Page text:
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Handb Clin Neurol. 2014;119:513-27. doi: 10.1016/B978-0-7020-4086-3.00033-3.

Fibromyalgia.

Author information

  • 1Department of Pharmacy, Victoria Hospital, London Health Sciences Centre, London, Ontario, Canada. Electronic address: janice.sumpton@lhsc.on.ca.
  • 2Departments of Clinical Neurological Sciences and Oncology, University of Western Ontario, London, Ontario.

Abstract

Fibromyalgia is a chronic pain condition present in 2-4% of the population. Fibromyalgia consists of widespread pain with similarities to neuropathic pain in clinical findings, pathophysiology, and neuropharmacology. Pain is the predominant symptom and allodynia and hyperalgesia are common signs. Extreme fatigue, impaired cognition and nonrestorative sleep difficulties coexist in addition to other somatic symptoms. Research including neuroimaging investigations shows abnormalities in neurotransmitters and an abnormal response to pain. Altered pain processing peripherally and centrally contribute to central sensitization and a dampened effect of the diffuse noxious inhibitory control (DNIC). Successful management incorporates education of the patient in self-management skills, cognitive behavioral therapy (CBT), exercise, and drug therapy. Tricyclic antidepressants, serotonin-norepinephrine reuptake inhibitors (SNRIs) (duloxetine and milnacipran), α2-δ ligands (gabapentin and pregabalin) are effective in reducing pain by≥30%. Some success has been shown with dopamine agonists (pramipexole), tramadol, other opioids and cannabinoids (nabilone). Further evidence-based trials using complementary treatments are needed. Fibromyalgia is complex and requires a multidisciplinary approach to treatment. Patient self-management is key.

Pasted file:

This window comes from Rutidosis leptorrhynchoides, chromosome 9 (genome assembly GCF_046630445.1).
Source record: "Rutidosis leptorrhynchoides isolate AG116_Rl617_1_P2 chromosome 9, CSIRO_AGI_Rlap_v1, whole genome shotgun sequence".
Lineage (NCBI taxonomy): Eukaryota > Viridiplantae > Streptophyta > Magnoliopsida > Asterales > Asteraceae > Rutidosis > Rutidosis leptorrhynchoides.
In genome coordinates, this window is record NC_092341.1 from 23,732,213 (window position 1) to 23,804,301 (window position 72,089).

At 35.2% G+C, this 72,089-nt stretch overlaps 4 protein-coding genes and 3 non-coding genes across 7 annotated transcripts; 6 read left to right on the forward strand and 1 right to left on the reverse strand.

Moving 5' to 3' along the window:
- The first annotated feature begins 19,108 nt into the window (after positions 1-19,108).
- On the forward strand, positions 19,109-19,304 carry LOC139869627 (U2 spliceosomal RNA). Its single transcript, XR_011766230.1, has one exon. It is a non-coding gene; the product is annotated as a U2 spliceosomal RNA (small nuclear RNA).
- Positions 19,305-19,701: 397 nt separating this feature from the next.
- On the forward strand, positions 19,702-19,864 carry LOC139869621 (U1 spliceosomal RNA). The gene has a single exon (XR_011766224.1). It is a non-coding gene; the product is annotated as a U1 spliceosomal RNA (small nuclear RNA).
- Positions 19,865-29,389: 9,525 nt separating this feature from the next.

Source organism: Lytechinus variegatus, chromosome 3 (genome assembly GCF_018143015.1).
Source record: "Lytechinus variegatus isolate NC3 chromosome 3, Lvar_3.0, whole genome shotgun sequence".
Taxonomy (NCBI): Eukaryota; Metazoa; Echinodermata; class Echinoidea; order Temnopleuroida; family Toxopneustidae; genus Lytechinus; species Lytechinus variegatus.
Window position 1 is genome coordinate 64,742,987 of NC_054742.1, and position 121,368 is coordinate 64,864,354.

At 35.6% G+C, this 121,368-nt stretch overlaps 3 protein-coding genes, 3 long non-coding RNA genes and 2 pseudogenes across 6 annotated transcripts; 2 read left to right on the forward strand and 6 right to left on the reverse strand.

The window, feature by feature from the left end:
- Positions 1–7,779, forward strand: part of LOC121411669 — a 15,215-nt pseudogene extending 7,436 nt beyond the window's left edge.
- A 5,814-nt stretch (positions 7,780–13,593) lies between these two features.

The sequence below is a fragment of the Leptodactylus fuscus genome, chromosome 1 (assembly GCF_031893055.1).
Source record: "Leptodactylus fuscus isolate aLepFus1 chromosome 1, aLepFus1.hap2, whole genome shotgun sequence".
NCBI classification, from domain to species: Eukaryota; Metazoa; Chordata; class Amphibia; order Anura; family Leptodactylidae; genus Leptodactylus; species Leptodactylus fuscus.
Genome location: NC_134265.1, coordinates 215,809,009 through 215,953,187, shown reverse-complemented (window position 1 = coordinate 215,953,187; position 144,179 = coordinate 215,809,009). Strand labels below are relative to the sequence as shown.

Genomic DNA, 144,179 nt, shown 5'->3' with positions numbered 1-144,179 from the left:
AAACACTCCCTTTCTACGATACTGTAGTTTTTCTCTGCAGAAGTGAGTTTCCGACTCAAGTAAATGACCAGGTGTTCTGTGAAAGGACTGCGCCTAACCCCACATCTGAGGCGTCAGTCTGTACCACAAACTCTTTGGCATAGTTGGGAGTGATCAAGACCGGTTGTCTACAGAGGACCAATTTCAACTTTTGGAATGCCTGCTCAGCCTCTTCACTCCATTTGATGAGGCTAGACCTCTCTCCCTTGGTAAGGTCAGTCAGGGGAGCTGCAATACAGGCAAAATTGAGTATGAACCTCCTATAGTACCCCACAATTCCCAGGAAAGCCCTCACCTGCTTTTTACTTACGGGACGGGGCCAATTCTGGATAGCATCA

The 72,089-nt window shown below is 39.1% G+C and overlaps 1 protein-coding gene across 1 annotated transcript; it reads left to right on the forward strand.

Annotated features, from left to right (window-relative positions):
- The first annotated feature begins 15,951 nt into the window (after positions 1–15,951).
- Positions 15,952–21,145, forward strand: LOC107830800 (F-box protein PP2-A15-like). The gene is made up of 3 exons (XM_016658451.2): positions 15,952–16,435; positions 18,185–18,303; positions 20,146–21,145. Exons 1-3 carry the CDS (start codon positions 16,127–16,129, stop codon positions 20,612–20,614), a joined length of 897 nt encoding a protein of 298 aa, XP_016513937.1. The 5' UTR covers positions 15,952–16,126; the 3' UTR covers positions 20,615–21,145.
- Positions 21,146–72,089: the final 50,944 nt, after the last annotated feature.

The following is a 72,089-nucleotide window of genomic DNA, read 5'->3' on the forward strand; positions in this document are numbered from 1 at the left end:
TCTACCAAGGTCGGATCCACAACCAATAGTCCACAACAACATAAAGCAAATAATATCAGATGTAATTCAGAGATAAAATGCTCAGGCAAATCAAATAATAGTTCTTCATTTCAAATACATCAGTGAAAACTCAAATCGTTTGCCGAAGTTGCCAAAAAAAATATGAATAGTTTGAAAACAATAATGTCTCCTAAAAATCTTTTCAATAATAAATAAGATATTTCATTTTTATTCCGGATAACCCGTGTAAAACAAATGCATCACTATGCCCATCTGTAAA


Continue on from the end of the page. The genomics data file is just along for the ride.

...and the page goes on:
© 2014 Elsevier B.V. All rights reserved.

KEYWORDS:

Fibromyalgia; duloxetine; imaging; management; neurotransmitter; pathophysiology; pregabalin; symptoms

[PubMed - indexed for MEDLINE]
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